Legislative Updates: In Brief

Vermont State House

The end of the legislative session is always lively.  While things are changing by the minute, here’s a snapshot of where things stand with the public interest bills on the eve of the session’s close.

Health Care
H.559 – Big Health Care Bill
The Senate gave its final OK to the big health care reform bill (H.559) on Wednesday, May 2nd.  Our health care champions beat back several amendments that would have weakened Vermont’s health benefit exchange.   The bill goes back to the House for final approval on Friday.  This moves us one step closer to affordable health care for all.

S.200 – Health Care Denied Claims
We had a big win for the public interest on our insurance company disclosure bill when the conferees agreed with us Wednesday, May 2nd on what info should be disclosed, including denied claims, executive compensation, and spending on lobbying, campaigns and advertising.  Next stop is the House on Friday, and then back for final approval in the Senate on Saturday.

Clean Energy

H.468/S.214 – Big Energy Bill
After removing the Renewable Portfolio Standard, which would have set real requirements for renewable energy generation, at the behest of IBM, senators passed the big energy bill on Wednesday night at 9:15. While the bill gives a big boost to small local renewable projects, it should have been much stronger in terms of moving the state closer to our established clean energy goals.  It is expected to get final approval in the House on Friday.

H. 464 – Fracking Ban
On Tuesday, May 1st, House and Senate conferees reached an agreement to BAN fracking in Vermont! This is a great step and was followed by the Senate OK’ing the ban (once again).  Now we just need the House, which has so far only voted on a moratorium, to agree.  That House vote is due to happen on Friday.  This will make Vermont the first state in the nation to ban the dirty and dangerous practice of fracking.

Clean Energy Development Fund
The Clean Energy Development Fund, which provides the incentives that make it affordable for Vermonters to go solar, is going to run out of money in a matter of months if the legislature doesn’t act now. If the Fund runs out of money it will make it harder and more expensive for Vermonters to build and install their own renewable energy.  And it will be a huge blow to a green industry that’s hitting its stride, leading to dozens or hundreds of jobs lost. VPIRG and our allies are pressing hard for adequate funding.  Right now the source of the funding remains Vermont Yankee, which makes sense as long as that plant is operating.  But this will be an ongoing battle.

Budget – Anti-wind Amendment
Last Thursday night (April 27th) the Senate shot down one of the most anti-environmental proposals of the session. It would have put a moratorium on renewable wind energy plants. In an 11-18 vote, senators rejected the proposed amendment to the state budget.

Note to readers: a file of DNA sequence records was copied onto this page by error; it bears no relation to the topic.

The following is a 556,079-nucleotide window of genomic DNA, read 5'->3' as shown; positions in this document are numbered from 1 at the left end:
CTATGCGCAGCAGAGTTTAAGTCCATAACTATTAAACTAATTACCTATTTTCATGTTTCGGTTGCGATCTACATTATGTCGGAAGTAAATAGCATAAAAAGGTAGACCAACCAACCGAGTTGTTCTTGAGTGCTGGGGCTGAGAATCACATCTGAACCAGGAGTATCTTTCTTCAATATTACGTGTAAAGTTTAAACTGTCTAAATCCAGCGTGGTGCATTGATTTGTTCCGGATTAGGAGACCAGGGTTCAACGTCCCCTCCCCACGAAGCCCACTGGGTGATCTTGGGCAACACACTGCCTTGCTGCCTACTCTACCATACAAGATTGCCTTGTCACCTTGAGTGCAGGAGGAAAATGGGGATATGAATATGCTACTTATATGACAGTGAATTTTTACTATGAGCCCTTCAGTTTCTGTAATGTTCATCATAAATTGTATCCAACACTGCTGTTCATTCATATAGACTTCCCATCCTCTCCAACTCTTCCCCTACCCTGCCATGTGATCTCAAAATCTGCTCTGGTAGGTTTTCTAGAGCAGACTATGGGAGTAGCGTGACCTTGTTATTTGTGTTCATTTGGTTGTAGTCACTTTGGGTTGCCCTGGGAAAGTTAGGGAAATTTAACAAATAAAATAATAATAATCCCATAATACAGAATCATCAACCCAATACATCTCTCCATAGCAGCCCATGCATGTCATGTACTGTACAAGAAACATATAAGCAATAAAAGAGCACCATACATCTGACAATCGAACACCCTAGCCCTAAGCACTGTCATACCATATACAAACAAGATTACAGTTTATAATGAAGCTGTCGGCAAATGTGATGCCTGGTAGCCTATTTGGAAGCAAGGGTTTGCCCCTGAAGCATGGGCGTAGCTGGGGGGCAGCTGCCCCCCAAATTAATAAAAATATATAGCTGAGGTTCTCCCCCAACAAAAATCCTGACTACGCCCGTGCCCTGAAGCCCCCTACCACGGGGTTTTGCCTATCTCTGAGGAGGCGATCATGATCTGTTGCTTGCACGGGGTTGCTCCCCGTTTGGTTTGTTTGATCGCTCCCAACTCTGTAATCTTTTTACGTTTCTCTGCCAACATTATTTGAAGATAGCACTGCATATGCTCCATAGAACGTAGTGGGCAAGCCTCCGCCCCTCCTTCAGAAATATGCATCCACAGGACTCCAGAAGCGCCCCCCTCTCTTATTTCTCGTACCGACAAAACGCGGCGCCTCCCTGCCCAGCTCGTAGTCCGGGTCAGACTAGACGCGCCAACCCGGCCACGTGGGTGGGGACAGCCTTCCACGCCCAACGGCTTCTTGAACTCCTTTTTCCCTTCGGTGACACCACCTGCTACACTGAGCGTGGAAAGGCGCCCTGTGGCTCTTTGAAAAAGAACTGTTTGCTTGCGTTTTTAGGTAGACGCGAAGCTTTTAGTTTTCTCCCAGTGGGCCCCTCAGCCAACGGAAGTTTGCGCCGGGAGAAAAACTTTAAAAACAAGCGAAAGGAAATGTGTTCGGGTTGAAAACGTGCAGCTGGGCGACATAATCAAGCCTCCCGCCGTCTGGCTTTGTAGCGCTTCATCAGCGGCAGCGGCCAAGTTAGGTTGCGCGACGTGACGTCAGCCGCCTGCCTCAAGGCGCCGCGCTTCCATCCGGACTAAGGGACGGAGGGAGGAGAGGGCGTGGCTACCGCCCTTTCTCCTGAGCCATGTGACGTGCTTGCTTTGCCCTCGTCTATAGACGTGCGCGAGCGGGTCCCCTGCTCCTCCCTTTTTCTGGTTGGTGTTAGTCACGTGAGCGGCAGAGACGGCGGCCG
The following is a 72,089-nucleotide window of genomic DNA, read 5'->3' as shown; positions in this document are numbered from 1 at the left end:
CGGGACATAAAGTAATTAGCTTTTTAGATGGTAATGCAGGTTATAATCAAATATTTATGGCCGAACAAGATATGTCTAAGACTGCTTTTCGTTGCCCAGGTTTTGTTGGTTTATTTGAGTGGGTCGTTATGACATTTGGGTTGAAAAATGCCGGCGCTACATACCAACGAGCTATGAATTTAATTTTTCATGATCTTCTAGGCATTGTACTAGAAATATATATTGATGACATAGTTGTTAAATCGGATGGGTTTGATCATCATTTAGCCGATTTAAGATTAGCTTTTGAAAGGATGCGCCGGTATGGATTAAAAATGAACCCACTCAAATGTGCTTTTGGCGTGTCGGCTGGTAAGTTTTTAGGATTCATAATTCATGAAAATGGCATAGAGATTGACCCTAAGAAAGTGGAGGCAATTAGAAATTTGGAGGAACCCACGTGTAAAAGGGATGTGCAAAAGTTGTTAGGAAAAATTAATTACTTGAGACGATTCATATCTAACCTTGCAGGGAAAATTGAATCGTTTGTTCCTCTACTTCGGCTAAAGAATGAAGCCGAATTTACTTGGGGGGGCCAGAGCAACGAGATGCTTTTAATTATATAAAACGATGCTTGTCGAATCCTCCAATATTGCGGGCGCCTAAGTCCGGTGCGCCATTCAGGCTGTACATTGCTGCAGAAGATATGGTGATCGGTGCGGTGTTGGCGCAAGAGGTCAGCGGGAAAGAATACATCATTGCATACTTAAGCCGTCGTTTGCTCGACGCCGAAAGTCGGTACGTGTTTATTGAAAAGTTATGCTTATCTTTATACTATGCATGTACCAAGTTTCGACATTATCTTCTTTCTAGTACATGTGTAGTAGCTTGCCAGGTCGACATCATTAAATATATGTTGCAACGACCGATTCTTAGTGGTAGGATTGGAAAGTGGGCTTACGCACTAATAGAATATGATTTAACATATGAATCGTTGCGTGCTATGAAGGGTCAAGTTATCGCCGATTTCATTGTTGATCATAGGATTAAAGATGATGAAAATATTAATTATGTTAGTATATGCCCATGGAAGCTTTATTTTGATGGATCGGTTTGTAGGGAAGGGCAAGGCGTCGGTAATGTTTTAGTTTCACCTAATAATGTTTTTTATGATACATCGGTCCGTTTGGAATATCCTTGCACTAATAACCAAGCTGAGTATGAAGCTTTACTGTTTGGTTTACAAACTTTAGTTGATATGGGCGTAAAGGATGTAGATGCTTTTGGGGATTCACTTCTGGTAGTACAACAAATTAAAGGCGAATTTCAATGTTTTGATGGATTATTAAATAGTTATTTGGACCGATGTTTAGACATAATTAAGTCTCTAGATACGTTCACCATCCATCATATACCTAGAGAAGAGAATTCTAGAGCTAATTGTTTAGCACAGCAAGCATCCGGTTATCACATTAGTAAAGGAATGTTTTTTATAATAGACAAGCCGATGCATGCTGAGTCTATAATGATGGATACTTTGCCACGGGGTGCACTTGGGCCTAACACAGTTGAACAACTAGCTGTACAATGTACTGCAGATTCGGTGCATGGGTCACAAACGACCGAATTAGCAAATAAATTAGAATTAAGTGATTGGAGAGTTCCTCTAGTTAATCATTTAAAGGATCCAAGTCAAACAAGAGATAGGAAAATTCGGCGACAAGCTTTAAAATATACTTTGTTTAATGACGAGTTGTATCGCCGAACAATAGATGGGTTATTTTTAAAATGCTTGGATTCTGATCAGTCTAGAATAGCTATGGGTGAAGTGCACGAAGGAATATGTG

Environmental Health

H.485 – Solid Waste and Mandatory Recycling Bill – Bottle Bill Expansion Amendment
Legislation to expand Vermont’s bottle deposit law, the Bottle Bill (S.176/S.195), was introduced into the Senate Committee on Natural Resources and Energy early in the 2012 session.  After considerable testimony, that committee ran out of time to move the initial stand alone legislation, but later amended the solid waste and mandatory recycling bill (H.485) to include key components of the expanded Bottle Bill.

On Friday, April 20th, the Senate voted 22-7 to strike the expanded Bottle Bill language from the broader solid waste bill. This was a temporary setback for recycling (and win for the beverage industry), but under the bill passed by the Senate, the Agency of Natural Resources will  study how an expanded Bottle Bill could work with mandatory recycling in the state.  Since this is exactly how the expanded Bottle Bill works in numerous other places in the U.S. and elsewhere, we’re confident that any objective analysis will recommend a Bigger Better Bottle Bill for Vermont.

Bottle Bill – Unclaimed Nickels
Each year in Vermont, the beverage industry keeps more than $2 million of unclaimed Bottle Bill deposits.  Senators Pollina and Ashe attempted to redirect that money to a new Clean Environment Jobs Fund – a provision included in the original Bottle Bill legislation (S.176/S.195) – but they were defeated by an 18-12 vote in the Senate.

Consumer Protection

H.722 – GMO Labeling Bill
After many weeks of testimony, the VT Right to Know Genetically Modified Food Act (H.722) passed on a 9-1 vote by the House Agriculture Committee on April 20th.  The bill now sits in the House Judiciary Committee where it will die this session.  We are already working to build on everyone’s hard work, and plan to be back next year to fight for the public’s Right-to-Know.

Democracy

S.20 – Campaign Finance Reform
On Tuesday, May 1st the Senate buried campaign finance reform for another year.  After some debate, senators voted 19-9 to send S.20 – a bill that would have reestablished common sense limits on campaign contributions and required more disclosure from candidates (including the occupation and employer of their larger donors) – to the Judiciary Committee where it will die.

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